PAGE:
Anyone who’s moved abroad knows how time consuming it can be to integrate into a new culture and forge meaningful friendships. The path of least resistance for most is to simply make friends from your own country, which is understandable given that culture shock pushes people to seek out the familiar, not to mention you’ll naturally meet other foreigners in your suburb. However, without making local friends you will never feel part of the community and you’ll never have an insight into the culture of your adopted country. Take up a hobby, turn to social media to find likeminded locals or simply talk to everyone you meet. Turks have to be one of the most welcoming groups of people in the world - it’s not uncommon to be invited to an event minutes after meeting someone so making friends might be easier than you think.
Not being on the same page as your spouse
It might be that retiring to Turkey has been your dream for as long as you can remember. Your enthusiasm has driven the whole move, from packing up in your home country to choosing the ideal Turkish villa. However, what about your partner? Is their heart in this venture? The reality is many couples who move to Turkey suffer from a case of a mismatched enthusiasm. One is fixated on the idea of exploring their new country and having new experiences, while the other wonders how they’ll cope away from their family and friends. Or one wants to move to lively Antalya City, while the other has their heart set on beach-centric Side. Couples with the same vision and values can often overcome these differences, but it’s important that you’re on the same page before you relocate as the stress of moving can bring differences into sharp relief and cause problems down the line. Make sure you pick a community where both your interests are catered to, and where travel links back home are good, so that you can easily reconnect with the family and friends you left behind.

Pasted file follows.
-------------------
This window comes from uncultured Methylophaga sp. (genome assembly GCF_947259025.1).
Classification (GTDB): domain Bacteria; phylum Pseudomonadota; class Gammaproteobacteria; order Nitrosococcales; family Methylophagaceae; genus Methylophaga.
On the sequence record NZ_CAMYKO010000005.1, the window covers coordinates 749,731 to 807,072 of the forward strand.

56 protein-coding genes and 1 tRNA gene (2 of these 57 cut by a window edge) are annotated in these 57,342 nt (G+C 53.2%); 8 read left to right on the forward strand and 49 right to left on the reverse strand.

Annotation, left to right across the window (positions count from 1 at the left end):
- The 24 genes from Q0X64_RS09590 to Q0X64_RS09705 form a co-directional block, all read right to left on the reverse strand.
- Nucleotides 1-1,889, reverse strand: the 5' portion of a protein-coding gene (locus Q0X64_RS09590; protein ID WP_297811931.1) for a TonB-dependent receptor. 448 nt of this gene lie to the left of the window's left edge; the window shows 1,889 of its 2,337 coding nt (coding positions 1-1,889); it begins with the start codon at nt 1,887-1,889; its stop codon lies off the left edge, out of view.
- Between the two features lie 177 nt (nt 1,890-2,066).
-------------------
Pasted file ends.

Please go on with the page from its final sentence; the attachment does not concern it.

Neglecting the finer financial details
Turkey's low cost of living means most currencies will go far in Turkey, and allow for a very favourable quality of life. This is a huge push factor for many retirees hoping to make the best of their pension in a cheaper country. However, you’ll need to do some serious number crunching before you move, factoring in the cost of living in Turkey - for example: food, cable TV, electricity, fuel if you own a car - as well as any financial commitments you have back home, such as a mortgage or school fees. Although it sounds obvious, it’s amazing how many people forget to cancel direct debits back home, or forget to inform the tax office they’re leaving, so focused are they on their new life in their Antalya villas. It’s essential to tie up any loose ends - or you could find yourself being caught up in them if you ever decide to return home.
Not giving yourself enough time
Even seasoned expats will tell you that the early days of living in a new country can be disorienting and lonely. However, many expats don’t anticipate this and take it to mean that they’ll be unhappy in their new home. A number of expats react to this by romanticising the idea of “home” and wishing they’d never left in the first place. It’s helpful to keep the positive aspects of your new country in mind, and remember the reasons you left your home country. And most importantly, allow yourself some time. It might be helpful to give yourself a deadline - for example, a year, and telling yourself you’ll stick it out until then. Most expats will tell you it takes at least a year for somewhere to start feeling even remotely like “home”.